Once first and second arms 112, 114 of guide 100 are affixed to the proximal tibia in the proper position, a cutting instrument, as described above, is slid into the cutting guide slot 124, which is formed by first and second cutting guide surfaces 126 a, 126 b, in order to form an appropriate cut 182 (shown in FIG. 9) in the proximal tibia. Preferably, the cutting instrument is positioned in a generally anterior-posterior direction such that a side edge thereof contacts the terminal end 131 of cutting guide slot 124. Terminal end 131 is preferably of a sufficient length in the anterior-posterior direction to provide stability for the cutting instrument along the plane formed by terminal end 131. Preferably, the cut 182 is initiated by engaging the cutting instrument with cutting guide slot 124 such that an edge of the cutting instrument abuts terminal end 131 so as to be slidably engaged therewith, thereby assisting the user in making cut 182 such that it is oriented substantially in the anterior-posterior direction through the anterior cortex of the tibia without interfering with the patellar tendon. The cutting instrument is then continued to be moved substantially in the anterior-posterior direction until cut 182 penetrates the posterior cortex of the tibia.

Once cut 182 has been started, the user of guide 100 may then proceed to complete cut 182 by freely moving the cutting instrument within cutting guide slot 124. Such movement may include rotating the cutting instrument along the plane formed by cutting guide slot 124 so as to extend cut 182 behind the patellar tendon of the patient and through the entire proximal tibia along the proscribed cutting path. The placement of hinge pin 30 at the hinge portion between first and second arms 112, 114 effectively blocks cutting guide therealong, forming the end of the cut at the desired location and providing a widened, rounded apex of the cut that reduces the stress concentration that may result from subsequent expansion of the cut.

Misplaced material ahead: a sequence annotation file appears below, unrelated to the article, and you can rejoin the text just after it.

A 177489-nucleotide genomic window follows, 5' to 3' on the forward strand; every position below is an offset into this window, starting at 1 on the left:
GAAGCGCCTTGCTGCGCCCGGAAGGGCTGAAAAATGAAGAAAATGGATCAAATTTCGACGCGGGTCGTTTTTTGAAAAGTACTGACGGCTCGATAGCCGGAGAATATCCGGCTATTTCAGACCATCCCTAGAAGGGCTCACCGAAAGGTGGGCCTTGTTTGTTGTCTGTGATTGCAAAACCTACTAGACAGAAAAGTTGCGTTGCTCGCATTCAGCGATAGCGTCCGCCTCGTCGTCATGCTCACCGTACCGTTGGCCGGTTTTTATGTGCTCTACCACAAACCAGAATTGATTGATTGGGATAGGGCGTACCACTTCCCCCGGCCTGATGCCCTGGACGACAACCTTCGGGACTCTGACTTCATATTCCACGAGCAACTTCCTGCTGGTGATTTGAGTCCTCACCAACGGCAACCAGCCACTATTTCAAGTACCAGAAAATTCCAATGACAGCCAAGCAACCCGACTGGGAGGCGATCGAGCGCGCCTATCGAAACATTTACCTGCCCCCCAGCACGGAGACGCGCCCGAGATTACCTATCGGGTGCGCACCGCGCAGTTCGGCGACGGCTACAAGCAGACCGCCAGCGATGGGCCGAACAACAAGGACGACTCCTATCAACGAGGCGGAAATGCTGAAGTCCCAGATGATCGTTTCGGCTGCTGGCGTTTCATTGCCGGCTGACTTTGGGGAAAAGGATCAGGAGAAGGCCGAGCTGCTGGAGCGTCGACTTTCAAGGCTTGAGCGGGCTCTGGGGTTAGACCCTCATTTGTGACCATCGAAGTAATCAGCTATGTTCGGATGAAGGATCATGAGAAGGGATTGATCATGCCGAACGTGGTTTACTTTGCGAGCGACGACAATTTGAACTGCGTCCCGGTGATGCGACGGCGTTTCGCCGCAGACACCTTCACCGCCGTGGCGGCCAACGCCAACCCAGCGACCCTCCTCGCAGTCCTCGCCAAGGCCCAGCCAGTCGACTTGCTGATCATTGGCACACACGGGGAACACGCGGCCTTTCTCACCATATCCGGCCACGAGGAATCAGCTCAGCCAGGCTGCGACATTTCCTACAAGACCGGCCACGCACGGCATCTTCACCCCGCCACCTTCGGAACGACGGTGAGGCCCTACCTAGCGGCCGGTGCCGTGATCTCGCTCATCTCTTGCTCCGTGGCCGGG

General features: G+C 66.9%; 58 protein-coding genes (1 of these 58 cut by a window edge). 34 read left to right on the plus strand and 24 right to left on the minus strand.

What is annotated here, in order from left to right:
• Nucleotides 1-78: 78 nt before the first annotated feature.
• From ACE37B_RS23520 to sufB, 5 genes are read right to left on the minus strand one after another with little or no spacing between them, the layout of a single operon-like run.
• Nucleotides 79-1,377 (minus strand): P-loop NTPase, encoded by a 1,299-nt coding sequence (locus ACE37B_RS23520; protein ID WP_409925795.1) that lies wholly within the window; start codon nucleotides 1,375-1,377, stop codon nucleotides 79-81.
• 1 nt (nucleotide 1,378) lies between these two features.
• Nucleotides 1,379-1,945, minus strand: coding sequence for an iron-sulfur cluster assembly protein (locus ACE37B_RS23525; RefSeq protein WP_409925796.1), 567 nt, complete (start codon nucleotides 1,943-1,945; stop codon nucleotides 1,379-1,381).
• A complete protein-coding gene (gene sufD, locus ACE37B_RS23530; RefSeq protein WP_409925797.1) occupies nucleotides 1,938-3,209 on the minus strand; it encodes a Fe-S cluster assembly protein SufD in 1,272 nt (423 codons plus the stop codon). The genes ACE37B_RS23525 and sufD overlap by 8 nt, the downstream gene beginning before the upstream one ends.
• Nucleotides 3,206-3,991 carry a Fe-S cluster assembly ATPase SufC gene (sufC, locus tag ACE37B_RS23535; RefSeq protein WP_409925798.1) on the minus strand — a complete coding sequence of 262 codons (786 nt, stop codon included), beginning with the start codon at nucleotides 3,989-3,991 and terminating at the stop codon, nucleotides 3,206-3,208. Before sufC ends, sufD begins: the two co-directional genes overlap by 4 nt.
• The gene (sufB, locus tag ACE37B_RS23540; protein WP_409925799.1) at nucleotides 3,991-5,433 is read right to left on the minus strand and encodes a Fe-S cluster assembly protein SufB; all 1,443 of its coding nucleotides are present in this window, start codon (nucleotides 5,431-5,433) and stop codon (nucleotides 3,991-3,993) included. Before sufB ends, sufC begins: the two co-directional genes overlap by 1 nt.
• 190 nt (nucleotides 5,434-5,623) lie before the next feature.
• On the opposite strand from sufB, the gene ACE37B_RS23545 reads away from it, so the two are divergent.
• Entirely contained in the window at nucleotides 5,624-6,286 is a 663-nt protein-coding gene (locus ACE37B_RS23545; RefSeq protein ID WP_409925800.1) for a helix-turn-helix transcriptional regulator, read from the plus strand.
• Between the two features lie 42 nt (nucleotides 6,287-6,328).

Having completed the formation of cut 182 in the proximal tibia, the user of guide 100 then removes the cutting instrument from cutting guide slot 124 and inserts screw 134 into threaded hole 136. Screw 134 is then turned so as to advance it into threaded hole 136 such that the tip of screw 134 contacts a portion of second arm 114 and creates a force between first arm 112 and second arm 114, which is then transferred, via pins 152, 154 into the proximal tibia at a location above and below cut 182. The continued advancement of screw 134 causes cut 182 to open by forcing apart the portions of proximal tibia that are separated by cut 182. This requires the portion of proximal tibia that is left connecting the two separate portions to flex to accommodate the opening cut 182. The screw is turned, thereby opening cut 182 into the shape of a wedge having the appropriate angle for correction of the defect.